Sturgeon County's proposed budget calls for a 6.1 per cent property tax increase, but councillors are already saying it will have to come down before they can give it their approval.
On a $410,000 home, the 6.1 per cent tax increase would mean an extra $73.65 per year and on a piece of farmland valued at $40,000 the increase means an extra $16.85 per year.
Newly elected Division 4 Coun. Dave Kluthe said he doesn't think the increase is reasonable.
"To me, and I think everyone will agree, that is a little on the high side. I think we are going to have to work on bringing that down."
Councillors were only presented with the budget last week and Kluthe said he is still crunching the numbers and looking at areas which can be trimmed.
Division 6 Coun. Karen Shaw said this budget represents what administration wants and it will be up to council to figure out what the county can afford.
"That is really, as far as I am concerned, the Christmas wish list and I will do my absolute best to keep the absolute minimum increase possible."
The county is facing lower revenues from industrial assessments and higher payments on its debt from new borrowing the county took on last year.
Sturgeon took on new debt in 2010 primarily for the 195 Avenue project and 1.8 per cent of the tax increase can be attributed to those new debt payments.
The value of pipelines and other industrial property running through the county has also declined, leading to lower payments coming in, which adds up to another 1.7 per cent.
After that, 1.94 per cent of the increase is going to capital projects.
In total the county has more than $16 million in capital projects proposed for next year with most of the funding coming from provincial grant dollars.
The projects on next year's list include upgrades to parts of Sunnyside Road, Excelsior Road and Range Road 230 as well as subdivision road improvements in Green Acres, North Point, Rosal Acres, Regency Estates and Hu Haven as well as the Hamlet of Calahoo.
The county's general manager of corporate services Rick Wojtkiw, said just 0.66 per cent of the increase or $162,000 is related to higher operational costs.
Shaw said that, while there is not a lot of new spending, she doesn't believe the county is doing enough to look at its base budget.
"I still think we can get better at delivering services with the dollars that we are using now."
She notes the sheer volume of paper the county produces is one area where the county could cut back and save money.
Council will begin reviewing, debating and changing the budget over the next few weeks starting on Friday, with future meetings set for Dec. 1 and Dec. 3.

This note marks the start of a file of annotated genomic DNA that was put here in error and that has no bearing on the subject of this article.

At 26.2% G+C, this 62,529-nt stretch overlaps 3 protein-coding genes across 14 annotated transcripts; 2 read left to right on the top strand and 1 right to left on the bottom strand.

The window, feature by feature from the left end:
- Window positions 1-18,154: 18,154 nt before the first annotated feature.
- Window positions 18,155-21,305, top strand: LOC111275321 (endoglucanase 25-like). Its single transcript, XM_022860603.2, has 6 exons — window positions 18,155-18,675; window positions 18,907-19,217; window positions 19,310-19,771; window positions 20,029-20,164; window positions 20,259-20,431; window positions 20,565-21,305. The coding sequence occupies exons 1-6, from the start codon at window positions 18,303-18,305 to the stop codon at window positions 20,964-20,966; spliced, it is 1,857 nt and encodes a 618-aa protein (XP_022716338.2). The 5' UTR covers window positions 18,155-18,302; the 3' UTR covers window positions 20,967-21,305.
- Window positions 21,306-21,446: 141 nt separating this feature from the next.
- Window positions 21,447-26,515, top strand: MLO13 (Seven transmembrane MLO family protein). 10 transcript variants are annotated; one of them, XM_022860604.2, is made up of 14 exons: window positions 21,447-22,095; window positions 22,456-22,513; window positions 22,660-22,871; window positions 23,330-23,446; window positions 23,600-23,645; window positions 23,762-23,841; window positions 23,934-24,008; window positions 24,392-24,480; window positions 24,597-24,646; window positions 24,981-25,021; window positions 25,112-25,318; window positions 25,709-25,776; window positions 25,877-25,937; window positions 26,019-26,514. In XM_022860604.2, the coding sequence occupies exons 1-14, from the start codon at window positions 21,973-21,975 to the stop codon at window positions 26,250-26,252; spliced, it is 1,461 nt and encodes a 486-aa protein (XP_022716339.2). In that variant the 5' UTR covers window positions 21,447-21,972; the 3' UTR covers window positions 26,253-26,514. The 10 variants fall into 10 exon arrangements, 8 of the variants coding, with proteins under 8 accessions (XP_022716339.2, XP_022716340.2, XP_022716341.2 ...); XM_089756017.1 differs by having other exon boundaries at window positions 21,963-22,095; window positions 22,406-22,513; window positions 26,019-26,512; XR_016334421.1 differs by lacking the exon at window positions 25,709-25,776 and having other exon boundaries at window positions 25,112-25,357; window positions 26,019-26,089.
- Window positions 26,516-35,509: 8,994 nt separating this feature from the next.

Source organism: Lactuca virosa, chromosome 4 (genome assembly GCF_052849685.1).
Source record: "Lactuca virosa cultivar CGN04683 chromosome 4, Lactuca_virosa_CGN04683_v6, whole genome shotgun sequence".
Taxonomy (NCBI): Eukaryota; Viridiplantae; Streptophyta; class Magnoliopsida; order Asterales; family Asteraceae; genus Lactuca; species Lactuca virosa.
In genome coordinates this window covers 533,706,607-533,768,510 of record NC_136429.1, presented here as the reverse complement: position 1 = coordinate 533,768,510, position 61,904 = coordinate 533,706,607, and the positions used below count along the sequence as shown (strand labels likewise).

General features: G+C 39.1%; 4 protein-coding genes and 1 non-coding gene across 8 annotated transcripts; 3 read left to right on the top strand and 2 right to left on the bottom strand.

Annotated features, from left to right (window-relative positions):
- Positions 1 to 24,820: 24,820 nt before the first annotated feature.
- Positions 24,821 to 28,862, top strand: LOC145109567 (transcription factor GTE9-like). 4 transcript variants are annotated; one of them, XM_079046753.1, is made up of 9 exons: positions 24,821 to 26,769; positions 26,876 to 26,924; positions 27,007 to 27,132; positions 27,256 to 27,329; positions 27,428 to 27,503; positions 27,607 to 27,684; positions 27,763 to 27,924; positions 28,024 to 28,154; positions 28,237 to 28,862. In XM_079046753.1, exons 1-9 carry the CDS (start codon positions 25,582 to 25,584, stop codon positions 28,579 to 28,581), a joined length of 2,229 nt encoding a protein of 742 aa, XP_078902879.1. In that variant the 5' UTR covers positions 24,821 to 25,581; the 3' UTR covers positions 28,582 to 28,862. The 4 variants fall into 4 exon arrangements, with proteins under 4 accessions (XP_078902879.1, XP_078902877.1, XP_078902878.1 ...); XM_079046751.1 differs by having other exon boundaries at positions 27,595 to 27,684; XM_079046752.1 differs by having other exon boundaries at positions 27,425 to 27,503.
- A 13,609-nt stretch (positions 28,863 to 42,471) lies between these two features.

There are also more than 60 enhancements or business cases for council to review.
These enhancements include proposals that would bring more money into county coffers as well as projects that could add to the tax bill.
Administration has thinned out the 60 enhancements to about 30 they deem worth considering this year.
Most of those that administration is recommending are enhancements that will bring in more money to the county through higher fees.
The 6.1 per cent tax increase being proposed has factored into it, funding from the enhancements that bring in revenue, but does not include any of the proposals that would add to the budget.
Some of the proposals that will bring in revenue include raising the rates at which the county's crews do mowing work and charging developers for inspecting driveway approaches on newly subdivided lands.
Some of the projects that would cost money include funding for a fire truck in Gibbons and funding for more grass mowing in wildfire-prone areas.
Kluthe concedes much of the county's spending is already committed, but he still believes there is room to manoeuvre.
"There is not a lot you can do about stuff that is already done. We are going to have to work with what we can work with."
Shaw said she thinks this will be a very lean budget with the county possibly doing less capital work and no new purchases.
She also believes the county might need to dip into its reserve accounts, which stand at approximately $10 million, rather than go to the taxpayers.
"I am not a huge fan in having million of dollars in your coffers and piggy banks, which is taxpayer's money."
A single per cent increase in the tax rate represents $332,000.